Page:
Molly Suber-Thorpe is an accomplished modern calligrapher with her own studio and years of client work to look back on, and she has recently built a really helpful website around everything related to lettering and calligraphy, calligrafile.com. I especially like to refer people to the link archive with calligraphy suppliers all over the globe.
In her book Modern Calligraphy, published in 2013, she gives an overview on the art of modern calligraphy, from the very first steps to forming letters and then longer texts and projects.
While I find the variety of letterforms and alternates she shows very appealing, I would have wished for more traditional basic knowledge so that beginners can learn how the letterforms are constructed in the first place. In my eyes, these techniques are most important for anyone who dives into calligraphy, and this is also what I’ve gotten most as feedback from my own students – learning the basics is essential, and after you’ve mastered the strokes and letterforms you can work on the variants. Although modern calligraphy is more loose and free, it still relies on the same principles as classic styles (or at least I think it should).
Molly Suber-Thorpe gives a short overview on basic strokes and pen mechanics, and then leaves the readers with an overwhelming amount of letter variants. While those are really beautiful, well-thought out and inspiring, they can totally overwhelm a beginner who just wants to learn a single alphabet first. This is my main criticism for this book, and this is why I would rather recommend it to students who have already learned basic techniques and want to expand their stylistic repertoire or try their hand at own projects.
The author also covers different writing materials such as watercolor and gouache, and gives tips for handling these. She shows a range of applications and gives practical tips for working with different materials. This is indeed very helpful for someone who wants to work with, let’s say, colored ink, or gouache, or on dark paper. So thumbs up on material tips.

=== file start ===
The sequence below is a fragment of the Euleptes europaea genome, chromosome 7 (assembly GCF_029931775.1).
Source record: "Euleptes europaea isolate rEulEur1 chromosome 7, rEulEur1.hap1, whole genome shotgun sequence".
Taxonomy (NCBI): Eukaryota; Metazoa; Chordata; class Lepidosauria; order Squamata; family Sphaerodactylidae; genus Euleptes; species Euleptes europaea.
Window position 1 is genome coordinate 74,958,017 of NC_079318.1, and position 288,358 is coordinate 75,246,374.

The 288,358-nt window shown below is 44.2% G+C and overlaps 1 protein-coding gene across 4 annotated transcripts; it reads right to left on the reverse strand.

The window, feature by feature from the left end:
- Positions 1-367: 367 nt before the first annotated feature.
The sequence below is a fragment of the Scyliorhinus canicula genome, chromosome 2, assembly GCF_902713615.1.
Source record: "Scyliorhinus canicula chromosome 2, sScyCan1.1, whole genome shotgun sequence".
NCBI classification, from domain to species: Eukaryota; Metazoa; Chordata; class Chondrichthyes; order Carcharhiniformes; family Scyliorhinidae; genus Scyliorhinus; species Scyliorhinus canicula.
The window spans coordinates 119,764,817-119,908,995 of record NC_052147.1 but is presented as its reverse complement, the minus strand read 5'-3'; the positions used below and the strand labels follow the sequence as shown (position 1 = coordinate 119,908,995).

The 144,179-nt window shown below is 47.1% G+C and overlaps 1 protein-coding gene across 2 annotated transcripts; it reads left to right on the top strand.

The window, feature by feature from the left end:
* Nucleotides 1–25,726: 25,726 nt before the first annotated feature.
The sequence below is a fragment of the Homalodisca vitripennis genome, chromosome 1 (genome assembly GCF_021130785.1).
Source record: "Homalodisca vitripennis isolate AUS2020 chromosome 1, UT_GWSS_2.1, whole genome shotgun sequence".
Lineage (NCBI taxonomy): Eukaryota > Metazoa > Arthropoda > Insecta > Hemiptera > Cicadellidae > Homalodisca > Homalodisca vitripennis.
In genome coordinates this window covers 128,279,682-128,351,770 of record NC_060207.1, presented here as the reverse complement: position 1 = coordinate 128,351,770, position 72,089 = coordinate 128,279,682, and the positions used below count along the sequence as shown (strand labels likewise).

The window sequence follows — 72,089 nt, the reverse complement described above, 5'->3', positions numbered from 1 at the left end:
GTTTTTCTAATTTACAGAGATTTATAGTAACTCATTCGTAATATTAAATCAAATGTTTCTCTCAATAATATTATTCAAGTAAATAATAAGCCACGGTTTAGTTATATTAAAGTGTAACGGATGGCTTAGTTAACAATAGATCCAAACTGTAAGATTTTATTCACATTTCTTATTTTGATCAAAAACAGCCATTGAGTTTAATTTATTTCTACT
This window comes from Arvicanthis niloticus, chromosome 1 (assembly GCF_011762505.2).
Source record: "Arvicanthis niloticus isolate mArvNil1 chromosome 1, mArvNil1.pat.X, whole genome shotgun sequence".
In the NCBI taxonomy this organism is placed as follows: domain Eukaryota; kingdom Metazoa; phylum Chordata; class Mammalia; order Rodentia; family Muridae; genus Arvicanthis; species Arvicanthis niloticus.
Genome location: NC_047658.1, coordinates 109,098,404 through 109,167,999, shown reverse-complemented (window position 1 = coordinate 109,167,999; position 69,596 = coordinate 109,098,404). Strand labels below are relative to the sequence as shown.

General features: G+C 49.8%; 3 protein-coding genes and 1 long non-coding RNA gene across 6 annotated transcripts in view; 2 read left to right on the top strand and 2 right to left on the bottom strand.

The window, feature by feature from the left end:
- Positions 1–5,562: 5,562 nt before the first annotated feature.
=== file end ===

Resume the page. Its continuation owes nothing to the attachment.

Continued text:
The whole book is full of images and examples of her own beautiful modern calligraphy, and in fact the second part revolves around do it yourself tutorials shown with step by step instructions for a variety of different projects like envelopes, digitizing calligraphy for rubber stamps, place cards or gift tags. These project tutorials will certainly be an inspiration for crafty persons, and they are a good addition, if not the main value of this book.
All in all, I see „Modern Calligraphy“ more as a source of inspiration and collection of very beautiful and well-made projects that can lead to your own ideas, than as a sound introduction to the writing mechanics of calligraphy. If you’re just starting out and you want to learn the basics, consider doing a workshop or some basic training like my online course, or get another book like Eleanor Winters’ Mastering Copperplate Calligraphy to really get comfortable with writing well-formed letters. I believe it’s so important to get a feel for this first before you start experimenting – too much experimentation can be confusing for beginners, because there are so many different variants of letters and so much to choose from, particularly when you look around the modern styles, where so many variants are possible.
It’s better to get a solid understanding of basic techniques, spend a little bit of time with them until you know what you’re doing, and go from there.
So after learning the basics, this book can be indeed a great addition and inspiration for your own projects and more intermediate techniques like writing with watercolor or light-on-dark. It is full of ideas and beautiful projects and you will get the most out of it if you’re looking for tutorials and how-tos on DIY projects.
I hope you found this review helpful. Do you know the book? What’s your opinion? I’d love to know. Join the discussion and leave a comment below.